Q.8. What are the plant fibres?

Sol. These are the ones that are obtained from plants. These fibres are extracted from the plants to make fabrics.

Cotton: It is one of the plant fibres that are used to make clothes. It is a soft staple fibre that is found as a boll around the seeds in a cotton plant.

Jute: It is a vegetable fibre that is soft, shiny and is spun into coarse strong threads.

Q.9. Give any three medicinal uses of Quinine?

Sol. Quinine is a natural product obtained from the barks of the cinchona tree.

  1. Quinine is used in the treatment of tonsillitis and arthritis.
  2. Quinine is the most effective and extensively used medicine for malaria.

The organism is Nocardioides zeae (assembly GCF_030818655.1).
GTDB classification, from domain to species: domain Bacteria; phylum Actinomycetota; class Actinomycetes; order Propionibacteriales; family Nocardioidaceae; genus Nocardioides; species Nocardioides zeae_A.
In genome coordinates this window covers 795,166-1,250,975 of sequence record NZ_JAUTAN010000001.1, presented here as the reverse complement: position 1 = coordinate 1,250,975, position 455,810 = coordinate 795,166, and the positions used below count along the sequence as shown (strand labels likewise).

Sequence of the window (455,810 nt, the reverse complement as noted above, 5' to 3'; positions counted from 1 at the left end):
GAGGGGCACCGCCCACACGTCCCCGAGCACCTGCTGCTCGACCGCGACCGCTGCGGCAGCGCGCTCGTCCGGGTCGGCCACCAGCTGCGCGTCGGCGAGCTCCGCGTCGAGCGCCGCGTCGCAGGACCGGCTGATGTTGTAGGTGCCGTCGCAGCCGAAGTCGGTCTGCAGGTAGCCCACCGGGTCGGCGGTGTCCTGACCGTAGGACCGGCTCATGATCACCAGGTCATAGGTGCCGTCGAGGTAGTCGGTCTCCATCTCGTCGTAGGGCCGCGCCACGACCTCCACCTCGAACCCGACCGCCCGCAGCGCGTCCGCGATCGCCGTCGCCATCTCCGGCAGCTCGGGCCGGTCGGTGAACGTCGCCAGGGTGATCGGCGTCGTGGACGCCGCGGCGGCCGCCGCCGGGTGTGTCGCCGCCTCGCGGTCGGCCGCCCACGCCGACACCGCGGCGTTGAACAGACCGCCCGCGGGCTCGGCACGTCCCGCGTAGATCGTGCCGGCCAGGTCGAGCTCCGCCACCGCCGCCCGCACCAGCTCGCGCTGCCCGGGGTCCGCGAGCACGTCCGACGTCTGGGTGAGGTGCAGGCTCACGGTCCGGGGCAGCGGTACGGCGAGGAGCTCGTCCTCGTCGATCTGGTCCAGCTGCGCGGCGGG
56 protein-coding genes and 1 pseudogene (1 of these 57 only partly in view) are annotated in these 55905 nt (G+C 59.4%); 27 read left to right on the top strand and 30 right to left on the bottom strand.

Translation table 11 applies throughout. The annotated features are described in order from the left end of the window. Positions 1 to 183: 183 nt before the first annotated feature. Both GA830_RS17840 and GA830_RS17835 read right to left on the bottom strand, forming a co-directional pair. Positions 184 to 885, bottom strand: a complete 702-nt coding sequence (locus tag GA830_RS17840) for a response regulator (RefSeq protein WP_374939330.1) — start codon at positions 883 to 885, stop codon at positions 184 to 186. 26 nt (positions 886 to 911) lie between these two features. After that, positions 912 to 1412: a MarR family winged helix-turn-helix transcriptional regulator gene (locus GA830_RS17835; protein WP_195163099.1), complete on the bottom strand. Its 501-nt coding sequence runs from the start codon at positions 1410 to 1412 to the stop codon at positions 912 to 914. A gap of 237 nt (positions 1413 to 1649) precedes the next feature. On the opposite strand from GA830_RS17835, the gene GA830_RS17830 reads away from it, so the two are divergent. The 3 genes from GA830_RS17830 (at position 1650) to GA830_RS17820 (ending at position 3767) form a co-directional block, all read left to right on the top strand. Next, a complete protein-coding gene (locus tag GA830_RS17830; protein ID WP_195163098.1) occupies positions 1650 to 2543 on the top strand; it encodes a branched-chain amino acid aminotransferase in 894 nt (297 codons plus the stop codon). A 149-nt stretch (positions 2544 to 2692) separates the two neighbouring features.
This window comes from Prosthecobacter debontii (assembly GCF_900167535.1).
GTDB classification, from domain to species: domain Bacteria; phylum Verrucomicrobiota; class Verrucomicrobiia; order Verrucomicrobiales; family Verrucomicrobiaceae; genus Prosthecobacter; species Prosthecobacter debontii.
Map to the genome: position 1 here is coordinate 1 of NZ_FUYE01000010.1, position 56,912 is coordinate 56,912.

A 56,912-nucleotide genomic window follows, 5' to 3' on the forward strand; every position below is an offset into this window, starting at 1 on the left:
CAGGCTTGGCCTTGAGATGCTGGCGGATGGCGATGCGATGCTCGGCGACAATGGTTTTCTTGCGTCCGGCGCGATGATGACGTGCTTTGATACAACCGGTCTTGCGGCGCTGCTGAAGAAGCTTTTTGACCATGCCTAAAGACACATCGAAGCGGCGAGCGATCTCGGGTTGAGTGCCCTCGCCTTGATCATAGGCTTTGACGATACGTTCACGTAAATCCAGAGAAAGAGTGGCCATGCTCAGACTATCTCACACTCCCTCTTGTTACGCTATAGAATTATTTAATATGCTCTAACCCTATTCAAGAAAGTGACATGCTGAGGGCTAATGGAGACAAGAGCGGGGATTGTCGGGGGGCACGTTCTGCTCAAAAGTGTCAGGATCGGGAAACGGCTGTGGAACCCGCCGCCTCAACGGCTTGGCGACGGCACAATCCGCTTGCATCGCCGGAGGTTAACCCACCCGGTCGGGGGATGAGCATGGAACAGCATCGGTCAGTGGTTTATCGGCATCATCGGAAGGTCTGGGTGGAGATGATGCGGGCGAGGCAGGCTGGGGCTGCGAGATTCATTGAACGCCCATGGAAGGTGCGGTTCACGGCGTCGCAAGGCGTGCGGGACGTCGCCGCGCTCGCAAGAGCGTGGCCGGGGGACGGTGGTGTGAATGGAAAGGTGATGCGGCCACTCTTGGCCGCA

3. Quinine is useful in the treatment of pneumonia and amoebic dysentery.

Q.10. How many alkaloids are present in opium?

Sol. There are more than 25 different types of alkaloids found in opium. Besides these alkaloids, opium also contains gum, resin and masonic acid. Some of the important alkaloids present in opium are Morphine, COdeine, Thebaine, Narcotine, Papaverine, Opinion, etc.

Q.11. What are the different types of plant fibres

Sol. Plant fibres are obtained from various parts of the plant body. On the basis of their origin and structure, plant fibres are of three types.

  1. Surface fibres.
  2. Hard or leaf fibres.
  3. Soft, Stem or Bast fibres.

Q.12. What are the uses of opium plants?

Sol. Opium is a sedative, antispasmodic, anodyne, sudorific, narcotic and hypnotic plant. Its alkaloids affect the cerebrospinal nervous system of humans.

Heroine, a narcotic substance is prepared from the opium plant.